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Between 2015 and 2017 more than 20 police officers took their own life each year. That’s almost two a month. Something needs to change.
Research has shown that emergency services workers are twice as likely than the public to identify problems at work as the main cause of their mental health problems, but they are also significantly less likely to seek help.
We need, once and for all, to put the idea that talking about emotional or mental health is a sign of weakness behind us. Police officers are dying because they aren’t asking for or getting help.
They don’t need to “Man Up” they need to speak out. With a quarter of emergency service workers admitting to thinking about taking their own lives, this campaign encourages officers to take each others mental wellbeing as seriously as they take each others physical safety, and and questions whether we are too dismissive of colleague who may be showing signs of mental health issues - something that has potentially fatal consequences.
When you hear 'Man Up', think 'Man Down' offer help.
Here are some other organisations who may be able to help.
Belinda Goodwin, Wellbeing Secretary, Police Federation of England and Wales
“Just man up and get on with it.”
How many times have you heard a colleague say that?
We all know that colleagues will have our backs when it comes to physical safety – that heart stopping moment when a ‘Code Zero’ goes out is not quickly forgotten – but can the same honestly be said when it comes to our mental wellbeing?
Sometimes, between the banter, wanting to avoid looking ‘weak’ and the pressure to move onto the next job, mental health takes a back seat. We say we are “fine,” but know we are not. We accept it when a colleague says they are “fine,” even when we know they are not. And the consequences can be fatal.
The last official statistics suggest that every month, up to 2 police officers take their own lives. I hate to think that when these officers were at their most vulnerable and needed help, someone told them to “man up” – but we must accept that, in some cases, it may have happened.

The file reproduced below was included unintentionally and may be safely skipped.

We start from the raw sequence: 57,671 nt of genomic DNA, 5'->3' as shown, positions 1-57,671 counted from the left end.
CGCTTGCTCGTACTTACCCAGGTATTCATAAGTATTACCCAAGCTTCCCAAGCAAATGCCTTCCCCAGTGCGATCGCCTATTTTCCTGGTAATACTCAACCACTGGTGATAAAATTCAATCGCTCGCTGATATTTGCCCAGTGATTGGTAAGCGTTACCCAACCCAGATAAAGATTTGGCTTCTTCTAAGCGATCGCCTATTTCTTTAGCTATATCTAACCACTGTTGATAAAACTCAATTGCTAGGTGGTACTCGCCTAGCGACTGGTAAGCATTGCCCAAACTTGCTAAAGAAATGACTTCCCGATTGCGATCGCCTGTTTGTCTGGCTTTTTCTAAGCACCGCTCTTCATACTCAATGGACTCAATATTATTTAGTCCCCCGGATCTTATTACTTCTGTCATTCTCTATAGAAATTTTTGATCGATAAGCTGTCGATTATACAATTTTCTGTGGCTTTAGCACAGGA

That is why, this year, the Fed are launching a new campaign to help change the tone of the conversation on mental health and suicide - and make officers of all ranks realise that telling someone to “man up,” may lead to a man down.
As police officers we deal with trauma, danger and grief day in day out. We see the very worst of humanity, but are expected to leave it behind at the end of a shift and return to ‘normal’ life. The consequences of the current approach are clear.
One report last year estimated that 1 in 5 officers and police staff in the UK have symptoms consistent with either post traumatic stress disorder or what is known as “complex PTSD” – but two thirds of those suffering are unaware of their condition.
Another highlighted that 25% of those working for the emergency services had thought about taking their own lives- and 5% had attempted it.
There is still a stigma attached to mental illness in policing- and even more so to suicide: but we can all change that. I, for one, would rather have colleagues who know they can ask for help if they need it (and as soon as they need it) rather than bottling everything up until they can’t take anymore.
To make this happen we need – at every level - to provide colleagues with the right support, resources and treatment. I’m currently exploring the best examples from around the world of peer-to-peer mental health training and support, as well as apps and online resources which could help frontline officers.
Some forces are taking positive steps towards the mental health wellbeing of our officers too, but this is nowhere near enough and more needs to be done. Our officers are mandated to complete physical officer safety training every year in order to protect themselves and the members of public, but what about the neck up, and strengthening our mental health capacity the same way?
One of our own taking their own life is the part of mental health no-one quite knows how to deal with. That needs to change. We need to identify those at risk and offer unfailing support but, should the worst happen, forces need to act swiftly and effectively to help grieving colleagues. At the moment, the response is patchy at best. Its something that will be a key focus of the Fed’s wellbeing team this year.
In the meantime, the next time you hear (or are tempted to use) the phrase “man up”, think “man down!” and respond as you would to a physical injury. It might just save someone’s life.